Truth: Always.

One of the things I’ve learned in seminary (or adjacent to seminary) is to be aware of patterns that occur in life around me: particular words, themes, struggles, or bible verses that keep occurring day after day.  In my final week of interning at a church here in Austin, I was bombarded by the words of Jesus from the gospel of Matthew: “You will always have the poor with you, but you won’t always have me.”  I’ve probably heard this verse a million times, but have glossed over it because it occurs right before the last supper, the passion, the resurrection…it gets lost in the larger story of the final chapters of Matthew.  But lately it’s been at the forefront of my life.

The words first appeared in my Sunday school class, even though we were studying the minor prophets.  They showed up again in that morning’s sermon, even though we were in the book of Exodus.  The following day I was visiting with an elderly woman in an assisted living facility and she had brought up the passage in our discussion of the city of Austin.  To add icing to this frequency cake, it was brought up by my dad in a phone conversation that week as we discussed the poverty situation in my home town.

Truthfully, it’s a tough verse to swallow because it seems like we’ve been given a task we cannot complete, and Jesus’ words acknowledge this fact.  Moses spoke similar words in Deuteronomy: “There will always be some Israelites who are poor and needy.  That’s why I am commanding you to be generous with them.”  It seems that no matter how much we work to end poverty, it will always be a constant in our lives.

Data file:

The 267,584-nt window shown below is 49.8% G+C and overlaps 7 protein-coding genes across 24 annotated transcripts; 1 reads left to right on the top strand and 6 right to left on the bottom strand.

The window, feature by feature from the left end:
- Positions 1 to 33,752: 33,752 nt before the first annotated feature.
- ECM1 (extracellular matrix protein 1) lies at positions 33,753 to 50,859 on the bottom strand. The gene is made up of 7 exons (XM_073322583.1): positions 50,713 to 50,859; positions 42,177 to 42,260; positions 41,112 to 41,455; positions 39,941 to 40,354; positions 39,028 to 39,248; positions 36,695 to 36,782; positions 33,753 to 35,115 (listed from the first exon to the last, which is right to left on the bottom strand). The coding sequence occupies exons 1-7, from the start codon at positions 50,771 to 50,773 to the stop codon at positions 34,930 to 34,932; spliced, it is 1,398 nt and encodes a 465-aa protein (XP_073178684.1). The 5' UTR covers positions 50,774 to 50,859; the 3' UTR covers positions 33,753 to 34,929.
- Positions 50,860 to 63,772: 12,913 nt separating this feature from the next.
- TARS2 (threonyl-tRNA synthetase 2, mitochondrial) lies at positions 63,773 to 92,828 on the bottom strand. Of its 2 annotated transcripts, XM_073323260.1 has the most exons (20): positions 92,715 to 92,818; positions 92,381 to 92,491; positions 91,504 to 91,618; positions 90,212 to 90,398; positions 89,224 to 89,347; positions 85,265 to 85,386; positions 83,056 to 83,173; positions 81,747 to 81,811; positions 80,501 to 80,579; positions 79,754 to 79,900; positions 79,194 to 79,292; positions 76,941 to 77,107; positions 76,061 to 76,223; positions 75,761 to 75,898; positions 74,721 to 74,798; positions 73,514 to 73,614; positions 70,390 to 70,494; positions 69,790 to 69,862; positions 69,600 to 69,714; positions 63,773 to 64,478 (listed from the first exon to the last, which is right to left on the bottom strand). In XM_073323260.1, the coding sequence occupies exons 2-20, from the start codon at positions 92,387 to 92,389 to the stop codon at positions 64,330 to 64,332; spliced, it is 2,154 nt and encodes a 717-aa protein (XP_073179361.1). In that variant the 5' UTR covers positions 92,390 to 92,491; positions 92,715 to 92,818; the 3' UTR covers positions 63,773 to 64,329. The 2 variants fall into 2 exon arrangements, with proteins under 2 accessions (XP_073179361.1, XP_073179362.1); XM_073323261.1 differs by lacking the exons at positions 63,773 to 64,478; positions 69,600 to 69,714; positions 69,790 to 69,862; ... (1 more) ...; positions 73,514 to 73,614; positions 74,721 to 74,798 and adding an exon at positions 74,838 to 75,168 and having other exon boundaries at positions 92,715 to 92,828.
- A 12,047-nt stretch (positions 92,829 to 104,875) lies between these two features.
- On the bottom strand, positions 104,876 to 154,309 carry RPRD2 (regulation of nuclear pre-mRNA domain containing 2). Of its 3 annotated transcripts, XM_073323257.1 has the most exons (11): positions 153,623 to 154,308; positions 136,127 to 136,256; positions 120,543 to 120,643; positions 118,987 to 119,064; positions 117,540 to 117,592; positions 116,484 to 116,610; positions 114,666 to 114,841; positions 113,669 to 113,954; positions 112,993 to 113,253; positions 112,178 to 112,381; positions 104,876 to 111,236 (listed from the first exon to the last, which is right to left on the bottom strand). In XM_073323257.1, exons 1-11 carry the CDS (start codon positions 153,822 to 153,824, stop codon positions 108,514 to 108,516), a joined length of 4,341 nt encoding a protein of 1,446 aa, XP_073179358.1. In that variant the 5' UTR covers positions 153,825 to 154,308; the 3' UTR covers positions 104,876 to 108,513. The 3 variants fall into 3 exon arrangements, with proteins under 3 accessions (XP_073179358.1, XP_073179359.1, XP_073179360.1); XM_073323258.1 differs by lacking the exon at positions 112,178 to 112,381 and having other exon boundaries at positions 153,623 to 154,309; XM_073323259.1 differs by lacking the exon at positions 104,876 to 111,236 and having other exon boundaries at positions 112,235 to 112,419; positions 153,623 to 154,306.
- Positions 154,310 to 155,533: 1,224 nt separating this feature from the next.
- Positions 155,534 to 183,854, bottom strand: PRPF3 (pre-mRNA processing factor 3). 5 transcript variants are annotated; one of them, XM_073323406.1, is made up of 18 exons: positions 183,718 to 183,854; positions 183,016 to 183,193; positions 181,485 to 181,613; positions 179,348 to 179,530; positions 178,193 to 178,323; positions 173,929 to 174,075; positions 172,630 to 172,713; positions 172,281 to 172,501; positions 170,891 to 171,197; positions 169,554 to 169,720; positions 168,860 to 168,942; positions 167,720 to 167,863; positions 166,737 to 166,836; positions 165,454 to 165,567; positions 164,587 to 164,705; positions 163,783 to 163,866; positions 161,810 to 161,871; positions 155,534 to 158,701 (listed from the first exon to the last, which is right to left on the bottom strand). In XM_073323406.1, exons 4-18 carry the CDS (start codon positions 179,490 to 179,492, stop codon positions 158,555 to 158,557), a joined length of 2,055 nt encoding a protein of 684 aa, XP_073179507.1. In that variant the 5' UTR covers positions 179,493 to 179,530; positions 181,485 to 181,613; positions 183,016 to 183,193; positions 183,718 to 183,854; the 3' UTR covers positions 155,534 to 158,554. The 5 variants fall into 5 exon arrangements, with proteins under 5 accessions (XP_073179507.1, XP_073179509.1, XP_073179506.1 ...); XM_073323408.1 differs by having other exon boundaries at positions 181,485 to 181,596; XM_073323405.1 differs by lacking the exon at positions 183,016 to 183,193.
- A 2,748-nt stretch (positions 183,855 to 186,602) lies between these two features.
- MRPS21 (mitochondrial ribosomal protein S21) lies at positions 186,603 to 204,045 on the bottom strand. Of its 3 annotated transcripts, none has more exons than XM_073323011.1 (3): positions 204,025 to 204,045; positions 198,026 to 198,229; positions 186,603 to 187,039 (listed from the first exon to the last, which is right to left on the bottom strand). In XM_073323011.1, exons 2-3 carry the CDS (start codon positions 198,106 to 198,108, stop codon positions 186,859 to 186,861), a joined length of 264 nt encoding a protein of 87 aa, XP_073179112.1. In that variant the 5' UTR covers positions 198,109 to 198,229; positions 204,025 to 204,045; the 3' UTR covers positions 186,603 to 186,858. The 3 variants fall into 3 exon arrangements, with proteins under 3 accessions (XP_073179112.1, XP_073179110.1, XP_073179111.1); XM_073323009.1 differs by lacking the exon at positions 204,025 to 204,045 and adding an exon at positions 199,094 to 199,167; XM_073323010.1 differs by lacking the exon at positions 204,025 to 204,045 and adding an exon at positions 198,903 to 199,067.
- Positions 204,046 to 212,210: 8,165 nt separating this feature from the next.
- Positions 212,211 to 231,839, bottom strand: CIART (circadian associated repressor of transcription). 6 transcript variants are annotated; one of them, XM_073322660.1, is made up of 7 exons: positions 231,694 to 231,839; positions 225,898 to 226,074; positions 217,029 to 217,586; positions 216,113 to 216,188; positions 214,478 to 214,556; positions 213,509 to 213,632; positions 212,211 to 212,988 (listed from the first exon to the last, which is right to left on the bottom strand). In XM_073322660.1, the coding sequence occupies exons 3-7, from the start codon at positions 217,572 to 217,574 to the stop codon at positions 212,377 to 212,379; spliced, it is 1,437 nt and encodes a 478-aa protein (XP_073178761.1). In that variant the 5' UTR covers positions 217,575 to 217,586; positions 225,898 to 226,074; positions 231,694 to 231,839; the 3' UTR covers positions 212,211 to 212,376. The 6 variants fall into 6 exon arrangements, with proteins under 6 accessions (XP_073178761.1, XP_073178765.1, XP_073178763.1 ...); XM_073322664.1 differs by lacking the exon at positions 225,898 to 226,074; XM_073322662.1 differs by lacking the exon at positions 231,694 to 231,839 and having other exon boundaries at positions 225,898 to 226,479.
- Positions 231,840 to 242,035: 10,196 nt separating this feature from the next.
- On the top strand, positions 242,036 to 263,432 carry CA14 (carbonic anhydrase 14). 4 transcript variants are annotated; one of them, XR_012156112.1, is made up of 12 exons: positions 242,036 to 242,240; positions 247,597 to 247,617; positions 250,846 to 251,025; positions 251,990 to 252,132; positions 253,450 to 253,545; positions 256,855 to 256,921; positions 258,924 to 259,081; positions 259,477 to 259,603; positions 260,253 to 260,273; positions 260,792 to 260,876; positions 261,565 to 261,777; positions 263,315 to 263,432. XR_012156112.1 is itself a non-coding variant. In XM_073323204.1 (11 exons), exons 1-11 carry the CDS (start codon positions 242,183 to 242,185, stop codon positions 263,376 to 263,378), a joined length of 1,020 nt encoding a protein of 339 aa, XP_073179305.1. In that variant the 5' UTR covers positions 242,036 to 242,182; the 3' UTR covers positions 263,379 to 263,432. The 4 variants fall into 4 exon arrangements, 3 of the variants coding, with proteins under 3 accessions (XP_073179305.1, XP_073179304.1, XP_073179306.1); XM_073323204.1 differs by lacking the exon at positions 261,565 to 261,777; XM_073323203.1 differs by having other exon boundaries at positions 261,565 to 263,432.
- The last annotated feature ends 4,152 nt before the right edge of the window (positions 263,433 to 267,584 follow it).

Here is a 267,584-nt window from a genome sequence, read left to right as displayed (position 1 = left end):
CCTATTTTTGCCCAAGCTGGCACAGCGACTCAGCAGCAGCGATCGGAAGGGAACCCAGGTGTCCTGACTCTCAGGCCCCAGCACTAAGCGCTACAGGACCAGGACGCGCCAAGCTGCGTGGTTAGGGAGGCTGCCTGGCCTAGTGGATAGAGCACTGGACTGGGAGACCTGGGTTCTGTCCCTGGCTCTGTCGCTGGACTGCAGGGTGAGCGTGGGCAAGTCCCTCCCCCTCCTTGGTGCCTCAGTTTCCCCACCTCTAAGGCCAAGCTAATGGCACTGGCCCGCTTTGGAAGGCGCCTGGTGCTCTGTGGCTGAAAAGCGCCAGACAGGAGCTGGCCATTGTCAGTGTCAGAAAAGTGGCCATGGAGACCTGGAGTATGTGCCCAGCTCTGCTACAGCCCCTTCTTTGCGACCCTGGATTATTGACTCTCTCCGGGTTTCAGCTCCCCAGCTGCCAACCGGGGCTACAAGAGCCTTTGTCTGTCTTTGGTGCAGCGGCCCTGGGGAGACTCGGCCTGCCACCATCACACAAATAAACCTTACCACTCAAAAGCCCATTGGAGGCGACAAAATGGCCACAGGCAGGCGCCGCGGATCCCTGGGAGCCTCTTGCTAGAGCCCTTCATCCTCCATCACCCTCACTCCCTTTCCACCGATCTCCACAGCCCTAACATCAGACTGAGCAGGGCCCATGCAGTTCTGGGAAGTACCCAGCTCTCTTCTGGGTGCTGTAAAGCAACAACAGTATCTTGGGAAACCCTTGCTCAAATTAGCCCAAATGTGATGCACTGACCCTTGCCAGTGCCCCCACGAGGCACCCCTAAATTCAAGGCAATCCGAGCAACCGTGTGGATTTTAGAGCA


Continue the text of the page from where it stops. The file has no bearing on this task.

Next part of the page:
One of the reasons I have yet to run a marathon is because I know I wouldn’t complete it (and the fact that I hate running and am terribly out of shape…but that’s another discussion).  I rarely start things that I cannot take to their conclusion because I don’t like leaving things incomplete.  Up until two weeks ago I was fine with helping the poor and thinking of ways to end poverty…then I read Jesus’ words and my energies were immediately depleted.  Why would I dare take on something that I cannot finish?  Why would I put my time and energy into something that is never going to be finished?  Why does God call me to help the poor but doesn’t give me the ability to end poverty?

Our noses are constantly in our field of vision, but our brains have this mechanism (unconscious selective attention) that allows us to sort of ignore seeing our noses: “It’s thought that your mind does this because is considers the sight of your nose unimportant, so it unconsciously puts your attention on other things in your field of vision.”  Perhaps Jesus’ words are to remind us to keep the poor in our vision because we can so easily gloss them over – we can get so used to seeing them that we sort of ignore them like we do our noses.

The fact that the poor will always be with me opens my eyes to the fact that this work is never completed.  And it’s more than just the poor that will always be with me: it’s the hungry, the tormented, the terrorized, the fearful, the needy, the angry, the immigrant, the rich, the harassed, the discriminated.  As much as I would like to check a box as complete on my “Christianity To-Do List”, Jesus’ words remind me that He didn’t leave a set of chores to get done before his return.  Jesus’ words give me a task to work on, but also gives me a clarity of vision.  I must not lose sight of those who need help, I must not get used to those experiencing homelessness, I must not shrug my shoulders in cynicism and give up on helping.

The poor will always be with me – with us.  They are not a distraction and must not be forgotten.  Instead, we should show them mercy and compassion, working every day for the restoration of the children of God’s kingdom.  May we never lose sight of the poor who are always with us, and may we diligently work towards bringing them what they need – food, shelter, compassion, restoration, safety, security, and peace.

much love. sheth.

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